Each year on 7 April, we observe World Health Day to mark the anniversary of the founding of the World Health Organization in 1948. This year’s theme, “Good health adds life to years”, conveys an important message: promoting good health throughout life improves one’s chances of remaining healthy and productive in one’s later years.
In the middle of the last century, there were just 14 million people in the world aged 80 years or older. By 2050, there will be almost 400 million people in this age group, 100 million of them in China alone. Soon, for the first time in history, the world will have more adults aged 65 or older than children under five.
This enormous shift in the age of the world’s population is closely linked to economic and social development. Thanks primarily to global public health successes in improving childhood survival and adult health, people are living longer in most parts of the world. Many high-income countries are already facing rapidly ageing populations. In the coming decades, low- and middle-income countries will see equally dramatic increases.
Increased longevity is a cause for celebration and something to which we all aspire. Older people make many valuable contributions to society — as family members, as active participants in the workforce, and as volunteers within communities. The wisdom they have gained throughout their lives makes them a unique resource for society.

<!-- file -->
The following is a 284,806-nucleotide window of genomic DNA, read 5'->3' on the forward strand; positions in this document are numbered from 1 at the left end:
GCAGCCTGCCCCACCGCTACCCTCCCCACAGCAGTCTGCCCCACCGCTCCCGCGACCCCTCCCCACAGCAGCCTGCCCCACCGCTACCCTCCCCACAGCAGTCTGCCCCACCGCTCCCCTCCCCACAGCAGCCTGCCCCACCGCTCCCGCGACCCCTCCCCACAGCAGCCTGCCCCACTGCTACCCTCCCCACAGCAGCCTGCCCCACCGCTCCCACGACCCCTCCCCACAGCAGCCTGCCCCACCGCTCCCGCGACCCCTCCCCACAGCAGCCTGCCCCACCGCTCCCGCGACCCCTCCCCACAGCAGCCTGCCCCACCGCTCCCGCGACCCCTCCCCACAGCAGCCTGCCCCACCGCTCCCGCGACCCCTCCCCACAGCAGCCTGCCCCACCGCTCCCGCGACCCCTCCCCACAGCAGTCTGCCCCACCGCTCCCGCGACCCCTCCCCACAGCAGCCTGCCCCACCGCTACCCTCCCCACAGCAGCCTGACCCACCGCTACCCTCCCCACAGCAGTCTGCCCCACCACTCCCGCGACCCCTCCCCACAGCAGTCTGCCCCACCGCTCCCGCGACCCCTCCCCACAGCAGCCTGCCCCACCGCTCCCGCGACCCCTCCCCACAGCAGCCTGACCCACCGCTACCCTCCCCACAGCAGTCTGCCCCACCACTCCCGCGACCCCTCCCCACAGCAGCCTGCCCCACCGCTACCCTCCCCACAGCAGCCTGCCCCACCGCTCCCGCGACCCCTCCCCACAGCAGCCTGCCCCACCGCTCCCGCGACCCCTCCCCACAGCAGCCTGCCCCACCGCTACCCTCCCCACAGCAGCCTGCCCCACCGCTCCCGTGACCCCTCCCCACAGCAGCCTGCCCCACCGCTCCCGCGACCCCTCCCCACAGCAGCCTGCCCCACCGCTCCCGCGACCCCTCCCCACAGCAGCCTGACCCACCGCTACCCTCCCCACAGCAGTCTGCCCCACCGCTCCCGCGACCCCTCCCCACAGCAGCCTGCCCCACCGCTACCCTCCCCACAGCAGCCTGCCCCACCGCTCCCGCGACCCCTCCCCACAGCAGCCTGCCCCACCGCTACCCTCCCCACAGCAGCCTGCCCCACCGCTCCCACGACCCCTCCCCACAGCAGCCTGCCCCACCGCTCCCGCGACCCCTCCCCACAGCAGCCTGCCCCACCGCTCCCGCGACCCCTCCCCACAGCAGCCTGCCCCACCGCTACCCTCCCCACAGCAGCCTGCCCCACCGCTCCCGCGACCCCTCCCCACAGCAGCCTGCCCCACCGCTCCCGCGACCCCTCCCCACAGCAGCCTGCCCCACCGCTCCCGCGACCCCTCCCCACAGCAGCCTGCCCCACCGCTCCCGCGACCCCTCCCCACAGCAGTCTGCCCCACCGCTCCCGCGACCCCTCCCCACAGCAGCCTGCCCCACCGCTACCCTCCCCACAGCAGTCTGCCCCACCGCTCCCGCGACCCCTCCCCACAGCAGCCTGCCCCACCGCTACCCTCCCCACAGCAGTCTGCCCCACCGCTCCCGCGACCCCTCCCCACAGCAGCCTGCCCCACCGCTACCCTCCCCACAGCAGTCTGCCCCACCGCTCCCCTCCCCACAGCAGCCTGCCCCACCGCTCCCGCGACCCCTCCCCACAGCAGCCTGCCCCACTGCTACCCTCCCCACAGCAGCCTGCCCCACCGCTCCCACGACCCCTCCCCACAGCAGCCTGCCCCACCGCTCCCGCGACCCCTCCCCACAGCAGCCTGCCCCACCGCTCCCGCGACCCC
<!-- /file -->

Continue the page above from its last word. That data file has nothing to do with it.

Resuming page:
But more older people also means an increased demand on health care and social security systems. The greatest health threat for older people in all countries is now overwhelmingly from noncommunicable diseases. Heart disease and stroke are the biggest killers, and visual impairment and dementia the biggest causes of disability. In low-income countries, the incidence of these diseases among older people is two to three times greater than in high-income countries. This burden is carried not just by older people, but by their families and by society as a whole.
Many low- and middle-income countries have neither the infrastructure nor the resources to deal with existing needs, let alone to cope with the much greater demands expected in the future. The good news is that there are many practical and affordable solutions that governments can put in place to help their older citizens to lead healthy and active lives. In addition, countries that invest in healthy ageing can expect a significant social and economic return for the whole community.
On this World Health Day, I urge governments, civil society and the private sector to commit attention and resources to ensuring that people everywhere have the chance to grow older in good health.
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